This could be the start of something very different

I’m really excited about what “Project Scorpio” has to offer and I’m likely to get one at some point in 2018.

I have a feeling that there’s more to “Project Scorpio” than just a hardware refresh and I can’t help but wonder if we’ll see changes to the way the games are delivered too.

If the Xbox One platform is going to be around for a long time, why bother creating a new game every time? There’s no reason why a games franchise like Forza or Halo couldn’t be delivered as a service with constantly updated content and graphics.

We’ll hear more about “Project Scorpio” at E3 in June. This will likely include the final name and design.

Controlling the Xbox One S

With my Xbox 360 I always enjoyed the fact that there were plenty of ways to interact with the console and the same is true for the new Xbox One S.

The New Controller

The most obvious way of interacting with the console is through a controller. Microsoft’s controllers are widely considered to be some of the best controllers on the market. The Xbox One S comes with a new controller which is a slightly improved version of the original Xbox One controller.

This time the Xbox team managed to reduce the number of components making it cheaper and easier to manufacture. One of the benefits of this new process means that Microsoft provide the option of completely custom controllers: you can choose the colours.

I loved using different coloured controllers with my Nintendo Game Cube, and If I need to get myself another controller any time soon I will be going for the custom designs. The only tricky thing will be deciding which colour to get!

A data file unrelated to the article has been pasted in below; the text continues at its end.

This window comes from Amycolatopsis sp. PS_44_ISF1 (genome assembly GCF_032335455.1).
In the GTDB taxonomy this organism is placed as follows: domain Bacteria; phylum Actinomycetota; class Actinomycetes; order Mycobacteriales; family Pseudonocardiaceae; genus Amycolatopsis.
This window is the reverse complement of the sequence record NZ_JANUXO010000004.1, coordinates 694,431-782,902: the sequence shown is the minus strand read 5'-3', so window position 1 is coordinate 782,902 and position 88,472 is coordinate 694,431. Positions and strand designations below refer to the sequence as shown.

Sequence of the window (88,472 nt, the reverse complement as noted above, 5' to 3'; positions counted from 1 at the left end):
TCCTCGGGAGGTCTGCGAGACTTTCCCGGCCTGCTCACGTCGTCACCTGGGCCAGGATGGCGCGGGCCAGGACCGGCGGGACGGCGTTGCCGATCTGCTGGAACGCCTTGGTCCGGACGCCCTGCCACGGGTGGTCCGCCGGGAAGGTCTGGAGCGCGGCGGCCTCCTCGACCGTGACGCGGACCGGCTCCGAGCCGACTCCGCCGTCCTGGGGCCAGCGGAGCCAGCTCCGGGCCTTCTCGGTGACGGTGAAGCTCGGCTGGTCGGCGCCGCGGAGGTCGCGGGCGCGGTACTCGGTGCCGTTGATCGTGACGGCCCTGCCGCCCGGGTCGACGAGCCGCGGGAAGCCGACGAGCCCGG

The New Xbox Controller

Another benefit of the new controller is the Bluetooth support. It works with Windows PCs without the need for a dongle and I’ve used this controller with my Surface for a couple of games and has worked really well.

The Elite Controller

While Microsoft found a way to reduce the costs of manufacturing their standard issue controller, they also found a way to appease the more hardcore gamers with the Elite controller. I’ve lusted after this thing since I first heard about it. The plastic feels a lot nicer to the touch with a soft texture. The triggers and bumpers are made out of metal and the sticks can be customised.

The whole device has a high-quality weight to it.

The Elite Controller

It has a switch on the front which allows you two switch between two sets of custom settings. I use a standard setup in the first position and the second position is configured with a custom setup which works really well for games like Halo and Gears of War.

It is no surprise that this has become my main controller!

I am really impressed by the Elite controller and I wish Microsoft would put the same kind of effort into doing mice and keyboards for the PC. I don’t play PC games with a mouse and keyboard but I do use them every day for software development. I’d really appreciate some high quality gear, especially as I spend so much time using them.

The Chat Pad

Being able to enter text using a physical keyboard and not pecking around on the screen is something that I enjoyed on the Xbox 360 and wanted to have the same experience on the Xbox One too. As soon as I got the Xbox One I was entering text on the screen and looking over at my old controller enviously so I decided to get for the occasions I enter text.

It does add some bulk to the controller but it doesn’t bother me at all. I can always remove it if I wanted to.

Chat Pad

The Media Remote

The top device used to control my Xbox 360 must have been the remote control. I knew that as soon as I got an Xbox One I would have to get a remote to go with it. The Xbox One version is a lot smaller than its predecessor and it lacks the number keys (which I never used anyway).

Most of the time I don’t really need to see the controls, but the new backlight is a welcome addition too.

Using the remote I can turn the Xbox on and navigate around the menus. There are dedicated keys for bringing up the OneGuide television interface, as well as changing the volume of the television itself.